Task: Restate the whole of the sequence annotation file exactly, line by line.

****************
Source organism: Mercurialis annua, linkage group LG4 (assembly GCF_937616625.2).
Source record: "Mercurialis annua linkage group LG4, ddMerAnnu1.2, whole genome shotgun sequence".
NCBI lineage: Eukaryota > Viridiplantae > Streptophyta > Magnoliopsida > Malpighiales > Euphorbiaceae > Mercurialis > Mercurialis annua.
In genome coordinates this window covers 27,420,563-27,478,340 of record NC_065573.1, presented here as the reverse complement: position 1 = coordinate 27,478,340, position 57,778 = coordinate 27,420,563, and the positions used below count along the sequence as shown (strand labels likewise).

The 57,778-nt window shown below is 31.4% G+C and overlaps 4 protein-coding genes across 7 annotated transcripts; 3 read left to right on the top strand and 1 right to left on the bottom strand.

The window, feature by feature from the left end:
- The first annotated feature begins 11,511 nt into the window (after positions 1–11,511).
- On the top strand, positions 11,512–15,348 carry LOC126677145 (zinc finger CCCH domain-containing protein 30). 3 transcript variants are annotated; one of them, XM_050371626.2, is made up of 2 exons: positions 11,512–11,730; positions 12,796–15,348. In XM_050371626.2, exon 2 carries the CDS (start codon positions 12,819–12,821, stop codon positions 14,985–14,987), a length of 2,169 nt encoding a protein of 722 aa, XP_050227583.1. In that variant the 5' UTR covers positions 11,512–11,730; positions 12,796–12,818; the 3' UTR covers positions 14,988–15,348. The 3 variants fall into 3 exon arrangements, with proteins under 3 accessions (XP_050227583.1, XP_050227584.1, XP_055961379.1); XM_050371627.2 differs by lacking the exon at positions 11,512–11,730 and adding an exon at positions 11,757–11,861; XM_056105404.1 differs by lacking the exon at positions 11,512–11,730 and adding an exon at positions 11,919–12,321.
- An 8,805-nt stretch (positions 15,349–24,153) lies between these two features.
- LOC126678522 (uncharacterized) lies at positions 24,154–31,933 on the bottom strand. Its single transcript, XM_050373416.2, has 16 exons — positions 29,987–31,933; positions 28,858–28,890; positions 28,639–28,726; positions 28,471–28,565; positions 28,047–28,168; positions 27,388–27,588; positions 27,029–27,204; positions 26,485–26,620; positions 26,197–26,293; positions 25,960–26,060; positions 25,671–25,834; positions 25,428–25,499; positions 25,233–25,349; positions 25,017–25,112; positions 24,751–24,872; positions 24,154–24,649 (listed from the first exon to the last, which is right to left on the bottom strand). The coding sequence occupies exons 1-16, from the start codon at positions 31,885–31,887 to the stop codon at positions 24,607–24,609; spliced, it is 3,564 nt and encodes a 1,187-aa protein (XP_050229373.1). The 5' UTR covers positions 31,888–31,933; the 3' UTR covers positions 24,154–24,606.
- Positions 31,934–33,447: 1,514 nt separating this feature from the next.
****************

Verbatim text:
Source organism: Mercurialis annua, linkage group LG4 (assembly GCF_937616625.2).
Source record: "Mercurialis annua linkage group LG4, ddMerAnnu1.2, whole genome shotgun sequence".
NCBI lineage: Eukaryota > Viridiplantae > Streptophyta > Magnoliopsida > Malpighiales > Euphorbiaceae > Mercurialis > Mercurialis annua.
In genome coordinates this window covers 27,420,563-27,478,340 of record NC_065573.1, presented here as the reverse complement: position 1 = coordinate 27,478,340, position 57,778 = coordinate 27,420,563, and the positions used below count along the sequence as shown (strand labels likewise).

The 57,778-nt window shown below is 31.4% G+C and overlaps 4 protein-coding genes across 7 annotated transcripts; 3 read left to right on the top strand and 1 right to left on the bottom strand.

The window, feature by feature from the left end:
- The first annotated feature begins 11,511 nt into the window (after positions 1–11,511).
- On the top strand, positions 11,512–15,348 carry LOC126677145 (zinc finger CCCH domain-containing protein 30). 3 transcript variants are annotated; one of them, XM_050371626.2, is made up of 2 exons: positions 11,512–11,730; positions 12,796–15,348. In XM_050371626.2, exon 2 carries the CDS (start codon positions 12,819–12,821, stop codon positions 14,985–14,987), a length of 2,169 nt encoding a protein of 722 aa, XP_050227583.1. In that variant the 5' UTR covers positions 11,512–11,730; positions 12,796–12,818; the 3' UTR covers positions 14,988–15,348. The 3 variants fall into 3 exon arrangements, with proteins under 3 accessions (XP_050227583.1, XP_050227584.1, XP_055961379.1); XM_050371627.2 differs by lacking the exon at positions 11,512–11,730 and adding an exon at positions 11,757–11,861; XM_056105404.1 differs by lacking the exon at positions 11,512–11,730 and adding an exon at positions 11,919–12,321.
- An 8,805-nt stretch (positions 15,349–24,153) lies between these two features.
- LOC126678522 (uncharacterized) lies at positions 24,154–31,933 on the bottom strand. Its single transcript, XM_050373416.2, has 16 exons — positions 29,987–31,933; positions 28,858–28,890; positions 28,639–28,726; positions 28,471–28,565; positions 28,047–28,168; positions 27,388–27,588; positions 27,029–27,204; positions 26,485–26,620; positions 26,197–26,293; positions 25,960–26,060; positions 25,671–25,834; positions 25,428–25,499; positions 25,233–25,349; positions 25,017–25,112; positions 24,751–24,872; positions 24,154–24,649 (listed from the first exon to the last, which is right to left on the bottom strand). The coding sequence occupies exons 1-16, from the start codon at positions 31,885–31,887 to the stop codon at positions 24,607–24,609; spliced, it is 3,564 nt and encodes a 1,187-aa protein (XP_050229373.1). The 5' UTR covers positions 31,888–31,933; the 3' UTR covers positions 24,154–24,606.
- Positions 31,934–33,447: 1,514 nt separating this feature from the next.